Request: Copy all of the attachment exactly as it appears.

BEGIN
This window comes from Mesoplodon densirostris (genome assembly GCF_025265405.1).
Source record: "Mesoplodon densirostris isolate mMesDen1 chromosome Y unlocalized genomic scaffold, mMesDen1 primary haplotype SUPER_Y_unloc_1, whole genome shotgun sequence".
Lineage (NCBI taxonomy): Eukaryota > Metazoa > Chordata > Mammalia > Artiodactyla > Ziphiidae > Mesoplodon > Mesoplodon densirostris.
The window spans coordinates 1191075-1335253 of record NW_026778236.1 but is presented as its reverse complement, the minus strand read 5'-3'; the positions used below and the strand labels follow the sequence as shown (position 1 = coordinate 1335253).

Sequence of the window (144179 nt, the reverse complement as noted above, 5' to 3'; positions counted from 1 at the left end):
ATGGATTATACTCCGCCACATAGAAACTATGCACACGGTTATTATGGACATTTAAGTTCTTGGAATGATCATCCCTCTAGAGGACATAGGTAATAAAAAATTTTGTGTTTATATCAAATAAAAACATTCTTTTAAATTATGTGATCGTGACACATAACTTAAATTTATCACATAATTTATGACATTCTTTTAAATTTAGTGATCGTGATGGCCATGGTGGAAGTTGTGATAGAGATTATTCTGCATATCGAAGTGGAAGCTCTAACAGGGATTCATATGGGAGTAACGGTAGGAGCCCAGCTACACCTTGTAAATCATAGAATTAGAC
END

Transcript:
This window comes from Mesoplodon densirostris (genome assembly GCF_025265405.1).
Source record: "Mesoplodon densirostris isolate mMesDen1 chromosome Y unlocalized genomic scaffold, mMesDen1 primary haplotype SUPER_Y_unloc_1, whole genome shotgun sequence".
Lineage (NCBI taxonomy): Eukaryota > Metazoa > Chordata > Mammalia > Artiodactyla > Ziphiidae > Mesoplodon > Mesoplodon densirostris.
The window spans coordinates 1191075-1335253 of record NW_026778236.1 but is presented as its reverse complement, the minus strand read 5'-3'; the positions used below and the strand labels follow the sequence as shown (position 1 = coordinate 1335253).

Sequence of the window (144179 nt, the reverse complement as noted above, 5' to 3'; positions counted from 1 at the left end):
ATGGATTATACTCCGCCACATAGAAACTATGCACACGGTTATTATGGACATTTAAGTTCTTGGAATGATCATCCCTCTAGAGGACATAGGTAATAAAAAATTTTGTGTTTATATCAAATAAAAACATTCTTTTAAATTATGTGATCGTGACACATAACTTAAATTTATCACATAATTTATGACATTCTTTTAAATTTAGTGATCGTGATGGCCATGGTGGAAGTTGTGATAGAGATTATTCTGCATATCGAAGTGGAAGCTCTAACAGGGATTCATATGGGAGTAACGGTAGGAGCCCAGCTACACCTTGTAAATCATAGAATTAGAC